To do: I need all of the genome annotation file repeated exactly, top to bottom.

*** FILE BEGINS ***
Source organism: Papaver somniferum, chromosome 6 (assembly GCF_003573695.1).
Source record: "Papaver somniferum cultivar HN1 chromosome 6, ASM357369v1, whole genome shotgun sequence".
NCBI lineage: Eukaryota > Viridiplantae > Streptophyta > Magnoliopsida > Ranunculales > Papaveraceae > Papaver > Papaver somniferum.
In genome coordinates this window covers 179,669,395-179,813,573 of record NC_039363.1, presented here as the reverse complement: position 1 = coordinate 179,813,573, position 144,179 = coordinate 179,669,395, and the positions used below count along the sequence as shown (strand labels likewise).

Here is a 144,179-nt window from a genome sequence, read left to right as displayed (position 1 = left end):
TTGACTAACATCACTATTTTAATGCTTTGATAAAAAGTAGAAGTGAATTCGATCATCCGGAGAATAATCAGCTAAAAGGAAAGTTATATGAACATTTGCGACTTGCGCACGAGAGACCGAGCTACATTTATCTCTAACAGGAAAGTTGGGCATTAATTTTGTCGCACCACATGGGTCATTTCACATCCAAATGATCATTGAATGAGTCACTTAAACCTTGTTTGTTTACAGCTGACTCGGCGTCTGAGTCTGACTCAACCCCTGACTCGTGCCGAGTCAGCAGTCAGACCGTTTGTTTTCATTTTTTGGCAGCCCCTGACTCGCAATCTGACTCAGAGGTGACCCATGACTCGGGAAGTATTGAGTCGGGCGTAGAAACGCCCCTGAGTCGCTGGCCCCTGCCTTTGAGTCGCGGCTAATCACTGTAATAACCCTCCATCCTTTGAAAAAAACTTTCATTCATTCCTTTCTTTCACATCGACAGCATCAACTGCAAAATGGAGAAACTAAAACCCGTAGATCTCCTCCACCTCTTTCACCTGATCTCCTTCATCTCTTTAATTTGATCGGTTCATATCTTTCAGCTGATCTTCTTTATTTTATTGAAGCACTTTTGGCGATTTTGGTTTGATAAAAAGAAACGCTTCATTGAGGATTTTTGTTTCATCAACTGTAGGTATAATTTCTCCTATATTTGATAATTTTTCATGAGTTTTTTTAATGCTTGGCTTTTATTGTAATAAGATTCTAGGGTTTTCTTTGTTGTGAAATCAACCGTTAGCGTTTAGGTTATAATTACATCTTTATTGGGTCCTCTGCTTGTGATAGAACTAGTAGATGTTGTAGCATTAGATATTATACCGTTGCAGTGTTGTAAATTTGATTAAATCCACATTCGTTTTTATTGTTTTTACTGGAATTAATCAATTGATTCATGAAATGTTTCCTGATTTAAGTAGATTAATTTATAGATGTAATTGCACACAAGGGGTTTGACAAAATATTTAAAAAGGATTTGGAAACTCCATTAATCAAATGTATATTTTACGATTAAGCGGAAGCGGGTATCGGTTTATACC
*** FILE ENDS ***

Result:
Source organism: Papaver somniferum, chromosome 6 (assembly GCF_003573695.1).
Source record: "Papaver somniferum cultivar HN1 chromosome 6, ASM357369v1, whole genome shotgun sequence".
NCBI lineage: Eukaryota > Viridiplantae > Streptophyta > Magnoliopsida > Ranunculales > Papaveraceae > Papaver > Papaver somniferum.
In genome coordinates this window covers 179,669,395-179,813,573 of record NC_039363.1, presented here as the reverse complement: position 1 = coordinate 179,813,573, position 144,179 = coordinate 179,669,395, and the positions used below count along the sequence as shown (strand labels likewise).

Here is a 144,179-nt window from a genome sequence, read left to right as displayed (position 1 = left end):
TTGACTAACATCACTATTTTAATGCTTTGATAAAAAGTAGAAGTGAATTCGATCATCCGGAGAATAATCAGCTAAAAGGAAAGTTATATGAACATTTGCGACTTGCGCACGAGAGACCGAGCTACATTTATCTCTAACAGGAAAGTTGGGCATTAATTTTGTCGCACCACATGGGTCATTTCACATCCAAATGATCATTGAATGAGTCACTTAAACCTTGTTTGTTTACAGCTGACTCGGCGTCTGAGTCTGACTCAACCCCTGACTCGTGCCGAGTCAGCAGTCAGACCGTTTGTTTTCATTTTTTGGCAGCCCCTGACTCGCAATCTGACTCAGAGGTGACCCATGACTCGGGAAGTATTGAGTCGGGCGTAGAAACGCCCCTGAGTCGCTGGCCCCTGCCTTTGAGTCGCGGCTAATCACTGTAATAACCCTCCATCCTTTGAAAAAAACTTTCATTCATTCCTTTCTTTCACATCGACAGCATCAACTGCAAAATGGAGAAACTAAAACCCGTAGATCTCCTCCACCTCTTTCACCTGATCTCCTTCATCTCTTTAATTTGATCGGTTCATATCTTTCAGCTGATCTTCTTTATTTTATTGAAGCACTTTTGGCGATTTTGGTTTGATAAAAAGAAACGCTTCATTGAGGATTTTTGTTTCATCAACTGTAGGTATAATTTCTCCTATATTTGATAATTTTTCATGAGTTTTTTTAATGCTTGGCTTTTATTGTAATAAGATTCTAGGGTTTTCTTTGTTGTGAAATCAACCGTTAGCGTTTAGGTTATAATTACATCTTTATTGGGTCCTCTGCTTGTGATAGAACTAGTAGATGTTGTAGCATTAGATATTATACCGTTGCAGTGTTGTAAATTTGATTAAATCCACATTCGTTTTTATTGTTTTTACTGGAATTAATCAATTGATTCATGAAATGTTTCCTGATTTAAGTAGATTAATTTATAGATGTAATTGCACACAAGGGGTTTGACAAAATATTTAAAAAGGATTTGGAAACTCCATTAATCAAATGTATATTTTACGATTAAGCGGAAGCGGGTATCGGTTTATACC